Over a decade before Russian President Vladimir Putin was born in 1952, James Bond was directly influencing American politics.
Not the fictional James Bond character created in 1953 and later played in movies by Sean Connery, Pierce Brosnan, or Daniel Craig. Rather, the real-life British spy and intelligence officer William Stephenson on which James Bond’s character was based.
As described by Lynne Olson in her fascinating book Those Angry Days: Roosevelt, Lindberg, and America’s Fight over World War II, 1939–1941 (Random House, 2013), Canadian-born William Stephenson directed the ostensibly benign British Security Coordination (BSC) in the United States prior to WWII. The agency, however, was far from benign.
Authorized by British Prime Minister Winston Churchill, and with the knowledge of U.S. President Franklin D. Roosevelt, the agency conducted wide ranging covert actions to influence the American public to side with England against Germany.
British author William Boyd described the BSC that Stephenson guided as “the largest covert operation in UK history.” With European countries falling to Germany and England facing the real threat of being overrun by Germany “Churchill’s task, as he himself saw it, was clear: somehow, in some way, the great mass of the population of the United States had to be persuaded that it was in their interests to join the war in Europe, that to sit on the sidelines was in some way un-American. And so British Security Coordination came into being.”
According to Boyd the “BSC became a huge secret agency of nationwide news manipulation. Pro-British and anti-German stories were planted in American newspapers and broadcast on American radio stations.”
To do this, the BSC established a seemingly independent and legitimate press agency and radio station. The press agency would release pro-British and anti-German stories through the press agency, the radio station would then announce it as news, and then unsuspecting American newspapers and news organizations would pass along this fake news as legitimate, citing the radio station as its source.
In addition, the BSC directly targeted key isolationist members of Congress through direct and covert activity in their re-election campaigns. The BSC also led smear and harassment campaigns against key leaders of the isolationist America First organization that publicly rallied American public opinion against war in Europe.
Boyd suggests there were several hundred agents working for the BSC in America, with some suggesting the number of BSC agents could have been as high as 3,000.
Guiding these efforts was William Stephenson, on which Ian Fleming based his James Bond character. It was Stephenson himself who first preferred his martinis “shaken, not stirred.”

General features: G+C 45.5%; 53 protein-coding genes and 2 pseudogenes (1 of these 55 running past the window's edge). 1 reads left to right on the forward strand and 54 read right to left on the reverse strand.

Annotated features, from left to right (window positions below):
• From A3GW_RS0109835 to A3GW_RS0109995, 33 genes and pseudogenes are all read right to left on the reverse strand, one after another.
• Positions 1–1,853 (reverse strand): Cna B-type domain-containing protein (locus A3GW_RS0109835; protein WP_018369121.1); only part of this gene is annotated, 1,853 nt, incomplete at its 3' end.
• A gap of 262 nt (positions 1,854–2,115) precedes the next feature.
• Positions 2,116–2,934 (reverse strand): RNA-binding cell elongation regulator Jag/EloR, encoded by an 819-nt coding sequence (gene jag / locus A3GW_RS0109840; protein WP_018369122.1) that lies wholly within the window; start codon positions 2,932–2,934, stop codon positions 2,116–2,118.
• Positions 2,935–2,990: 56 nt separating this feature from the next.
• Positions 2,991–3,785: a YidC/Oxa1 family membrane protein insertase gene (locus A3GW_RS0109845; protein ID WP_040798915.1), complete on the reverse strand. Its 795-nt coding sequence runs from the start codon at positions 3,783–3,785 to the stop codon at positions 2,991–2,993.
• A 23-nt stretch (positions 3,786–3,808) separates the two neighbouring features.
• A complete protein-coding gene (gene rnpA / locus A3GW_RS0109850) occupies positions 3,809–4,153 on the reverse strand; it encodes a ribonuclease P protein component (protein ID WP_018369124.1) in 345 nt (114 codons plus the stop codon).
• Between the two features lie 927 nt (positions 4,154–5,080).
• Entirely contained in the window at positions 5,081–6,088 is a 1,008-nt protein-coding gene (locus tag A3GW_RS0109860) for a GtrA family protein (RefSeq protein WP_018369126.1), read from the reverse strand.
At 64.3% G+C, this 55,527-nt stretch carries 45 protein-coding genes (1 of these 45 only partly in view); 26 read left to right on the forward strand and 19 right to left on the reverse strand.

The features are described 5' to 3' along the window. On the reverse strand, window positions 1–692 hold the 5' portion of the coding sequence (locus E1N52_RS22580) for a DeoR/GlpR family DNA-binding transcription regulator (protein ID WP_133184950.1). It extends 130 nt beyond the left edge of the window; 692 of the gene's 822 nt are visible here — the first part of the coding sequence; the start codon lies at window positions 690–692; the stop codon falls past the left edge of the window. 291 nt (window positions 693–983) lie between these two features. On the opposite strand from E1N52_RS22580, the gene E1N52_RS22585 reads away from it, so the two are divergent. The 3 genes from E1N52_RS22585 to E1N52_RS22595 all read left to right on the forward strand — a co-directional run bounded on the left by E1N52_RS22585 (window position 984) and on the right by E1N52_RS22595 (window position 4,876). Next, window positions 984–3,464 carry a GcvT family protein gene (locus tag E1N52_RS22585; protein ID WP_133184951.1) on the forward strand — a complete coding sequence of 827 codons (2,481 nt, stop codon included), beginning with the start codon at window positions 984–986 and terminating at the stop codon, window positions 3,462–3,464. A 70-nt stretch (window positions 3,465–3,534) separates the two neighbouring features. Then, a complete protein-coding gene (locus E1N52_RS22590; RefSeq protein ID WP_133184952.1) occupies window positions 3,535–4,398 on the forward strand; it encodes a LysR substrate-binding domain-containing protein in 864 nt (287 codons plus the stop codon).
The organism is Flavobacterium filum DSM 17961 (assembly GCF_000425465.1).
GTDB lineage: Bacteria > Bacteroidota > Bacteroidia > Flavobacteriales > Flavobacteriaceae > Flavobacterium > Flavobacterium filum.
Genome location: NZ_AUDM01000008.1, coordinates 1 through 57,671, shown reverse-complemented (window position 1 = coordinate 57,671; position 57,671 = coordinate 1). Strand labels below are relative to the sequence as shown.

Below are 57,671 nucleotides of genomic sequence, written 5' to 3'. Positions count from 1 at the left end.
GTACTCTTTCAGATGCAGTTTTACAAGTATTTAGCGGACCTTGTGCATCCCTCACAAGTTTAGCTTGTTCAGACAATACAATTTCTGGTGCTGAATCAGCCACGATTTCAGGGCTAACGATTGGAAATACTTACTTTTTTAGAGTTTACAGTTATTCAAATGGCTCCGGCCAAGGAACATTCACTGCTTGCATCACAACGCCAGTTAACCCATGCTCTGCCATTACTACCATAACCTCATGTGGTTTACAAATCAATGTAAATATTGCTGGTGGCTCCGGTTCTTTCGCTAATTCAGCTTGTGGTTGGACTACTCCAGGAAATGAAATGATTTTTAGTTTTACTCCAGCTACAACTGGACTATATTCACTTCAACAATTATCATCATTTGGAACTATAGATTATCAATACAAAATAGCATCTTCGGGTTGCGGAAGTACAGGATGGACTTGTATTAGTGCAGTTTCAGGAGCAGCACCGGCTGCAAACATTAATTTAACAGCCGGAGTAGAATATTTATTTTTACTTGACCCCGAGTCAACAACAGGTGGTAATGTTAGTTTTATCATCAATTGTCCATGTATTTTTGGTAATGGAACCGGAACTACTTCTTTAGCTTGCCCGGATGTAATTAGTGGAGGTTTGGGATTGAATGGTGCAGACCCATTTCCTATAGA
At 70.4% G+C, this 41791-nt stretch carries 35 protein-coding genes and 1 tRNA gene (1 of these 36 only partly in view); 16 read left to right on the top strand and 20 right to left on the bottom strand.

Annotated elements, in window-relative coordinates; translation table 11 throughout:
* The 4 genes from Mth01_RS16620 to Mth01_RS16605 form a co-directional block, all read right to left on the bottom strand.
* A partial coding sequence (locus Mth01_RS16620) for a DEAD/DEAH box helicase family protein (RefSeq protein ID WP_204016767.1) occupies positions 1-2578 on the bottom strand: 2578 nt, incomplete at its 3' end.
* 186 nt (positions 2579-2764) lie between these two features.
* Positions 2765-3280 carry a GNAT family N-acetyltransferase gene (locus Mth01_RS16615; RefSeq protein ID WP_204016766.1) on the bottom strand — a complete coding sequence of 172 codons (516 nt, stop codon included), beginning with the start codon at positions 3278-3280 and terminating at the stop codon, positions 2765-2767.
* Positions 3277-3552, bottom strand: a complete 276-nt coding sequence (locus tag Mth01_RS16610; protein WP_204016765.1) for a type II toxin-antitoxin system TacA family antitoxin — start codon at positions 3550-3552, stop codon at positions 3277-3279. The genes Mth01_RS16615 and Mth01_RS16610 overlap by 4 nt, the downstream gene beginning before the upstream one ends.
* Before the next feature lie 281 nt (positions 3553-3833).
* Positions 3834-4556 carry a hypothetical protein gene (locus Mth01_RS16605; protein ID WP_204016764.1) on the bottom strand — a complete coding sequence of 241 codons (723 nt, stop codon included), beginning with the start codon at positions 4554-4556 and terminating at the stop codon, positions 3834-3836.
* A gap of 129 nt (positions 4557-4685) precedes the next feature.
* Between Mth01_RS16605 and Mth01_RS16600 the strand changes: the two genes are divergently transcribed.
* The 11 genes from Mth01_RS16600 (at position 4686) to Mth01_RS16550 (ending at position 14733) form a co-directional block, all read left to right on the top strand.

When it comes to covertly influencing foreign domestic politics, however, the United States can give as good as it gets.
Another equally fascinating, though decidedly disheartening, book “The Brothers: John Foster Dullers, Allen Dulles, and Their Secret World War,” written by Stephen Kinzler, describes how as Secretary of State and Director of the C.I.A., the Dulles brothers directed covert operations around the world that brought down several foreign leaders. These actions were undertaken with the consent of U.S. President Dwight D. Eisenhower who preferred covert actions as an alternative to military intervention.
The Dulles brothers were guided by their belief that the best way to spread American influence around the world was to expand and protect American business interests. Thus, popular and democratically elected Iranian Prime Minister Mohammad Mossadegh was targeted after he sought to nationalize Iran’s oil industry and pass other reforms that threated the profits of American corporations. Guatemalan President Jacobo Arbenz was targeted after his political reforms threatened the corporate profits of the United Fruit Company. Covert C.I.A. actions successfully rallied the public to bring down both leaders.
Foreign leaders deemed as too sympathetic to communism were also targeted. When Dulles found out that Time magazine was going to feature Congolese leader Patrice Lumumba on the cover on the cover of its Aug 22, 1960 addition, Dulles pleaded with Times editor Henry Luce to remove it. With the edition literally set to go to print, Luce agreed to replace Lumumba’s picture with that of U.N. Secretary General Dag Hammarskjold. Lumumba was killed only 200 days after his inauguration.
President Kennedy often quoted Thomas Jefferson when he said, “A nation that expects to be ignorant and free, is expecting something that never was and never will be.”
The biggest threat to American democracy is not foreign influence in our democratic process, but ignorance and laziness with the facts. Both the American press, and the American public, must be vigilant and insistent on knowing the real story. Failing to educate ourselves will leave our democracy not just stirred or shaken, but destroyed.